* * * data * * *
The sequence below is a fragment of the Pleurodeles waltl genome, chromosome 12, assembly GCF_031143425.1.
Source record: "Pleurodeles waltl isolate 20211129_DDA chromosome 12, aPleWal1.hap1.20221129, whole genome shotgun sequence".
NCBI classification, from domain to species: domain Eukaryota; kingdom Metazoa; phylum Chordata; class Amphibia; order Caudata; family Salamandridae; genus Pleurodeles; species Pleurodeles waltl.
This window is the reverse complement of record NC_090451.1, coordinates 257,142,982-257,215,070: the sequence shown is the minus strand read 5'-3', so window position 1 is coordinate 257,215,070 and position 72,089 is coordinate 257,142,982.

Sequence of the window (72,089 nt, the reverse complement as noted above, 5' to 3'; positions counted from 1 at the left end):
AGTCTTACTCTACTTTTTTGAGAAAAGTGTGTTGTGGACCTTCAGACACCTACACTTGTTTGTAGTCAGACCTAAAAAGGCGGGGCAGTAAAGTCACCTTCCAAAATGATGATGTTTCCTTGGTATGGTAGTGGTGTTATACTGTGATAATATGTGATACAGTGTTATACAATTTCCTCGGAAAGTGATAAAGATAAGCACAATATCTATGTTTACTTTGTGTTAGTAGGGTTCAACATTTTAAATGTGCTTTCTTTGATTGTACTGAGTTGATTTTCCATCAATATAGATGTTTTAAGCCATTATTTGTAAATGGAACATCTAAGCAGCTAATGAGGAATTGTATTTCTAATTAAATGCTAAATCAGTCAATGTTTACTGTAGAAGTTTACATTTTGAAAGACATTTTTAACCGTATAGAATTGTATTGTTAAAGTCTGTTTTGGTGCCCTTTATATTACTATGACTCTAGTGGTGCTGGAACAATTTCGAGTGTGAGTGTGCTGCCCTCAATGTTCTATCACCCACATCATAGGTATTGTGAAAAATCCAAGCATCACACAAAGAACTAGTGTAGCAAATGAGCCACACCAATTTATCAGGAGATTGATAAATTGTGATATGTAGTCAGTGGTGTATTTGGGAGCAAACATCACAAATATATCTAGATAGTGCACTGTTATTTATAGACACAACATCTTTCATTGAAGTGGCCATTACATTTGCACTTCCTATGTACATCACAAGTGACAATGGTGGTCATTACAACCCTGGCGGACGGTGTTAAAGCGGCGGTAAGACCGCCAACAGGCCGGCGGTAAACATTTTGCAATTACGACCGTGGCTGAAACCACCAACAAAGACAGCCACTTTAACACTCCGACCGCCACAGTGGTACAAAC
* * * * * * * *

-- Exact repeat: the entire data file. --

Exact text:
The sequence below is a fragment of the Pleurodeles waltl genome, chromosome 12, assembly GCF_031143425.1.
Source record: "Pleurodeles waltl isolate 20211129_DDA chromosome 12, aPleWal1.hap1.20221129, whole genome shotgun sequence".
NCBI classification, from domain to species: domain Eukaryota; kingdom Metazoa; phylum Chordata; class Amphibia; order Caudata; family Salamandridae; genus Pleurodeles; species Pleurodeles waltl.
This window is the reverse complement of record NC_090451.1, coordinates 257,142,982-257,215,070: the sequence shown is the minus strand read 5'-3', so window position 1 is coordinate 257,215,070 and position 72,089 is coordinate 257,142,982.

Sequence of the window (72,089 nt, the reverse complement as noted above, 5' to 3'; positions counted from 1 at the left end):
AGTCTTACTCTACTTTTTTGAGAAAAGTGTGTTGTGGACCTTCAGACACCTACACTTGTTTGTAGTCAGACCTAAAAAGGCGGGGCAGTAAAGTCACCTTCCAAAATGATGATGTTTCCTTGGTATGGTAGTGGTGTTATACTGTGATAATATGTGATACAGTGTTATACAATTTCCTCGGAAAGTGATAAAGATAAGCACAATATCTATGTTTACTTTGTGTTAGTAGGGTTCAACATTTTAAATGTGCTTTCTTTGATTGTACTGAGTTGATTTTCCATCAATATAGATGTTTTAAGCCATTATTTGTAAATGGAACATCTAAGCAGCTAATGAGGAATTGTATTTCTAATTAAATGCTAAATCAGTCAATGTTTACTGTAGAAGTTTACATTTTGAAAGACATTTTTAACCGTATAGAATTGTATTGTTAAAGTCTGTTTTGGTGCCCTTTATATTACTATGACTCTAGTGGTGCTGGAACAATTTCGAGTGTGAGTGTGCTGCCCTCAATGTTCTATCACCCACATCATAGGTATTGTGAAAAATCCAAGCATCACACAAAGAACTAGTGTAGCAAATGAGCCACACCAATTTATCAGGAGATTGATAAATTGTGATATGTAGTCAGTGGTGTATTTGGGAGCAAACATCACAAATATATCTAGATAGTGCACTGTTATTTATAGACACAACATCTTTCATTGAAGTGGCCATTACATTTGCACTTCCTATGTACATCACAAGTGACAATGGTGGTCATTACAACCCTGGCGGACGGTGTTAAAGCGGCGGTAAGACCGCCAACAGGCCGGCGGTAAACATTTTGCAATTACGACCGTGGCTGAAACCACCAACAAAGACAGCCACTTTAACACTCCGACCGCCACAGTGGTACAAAC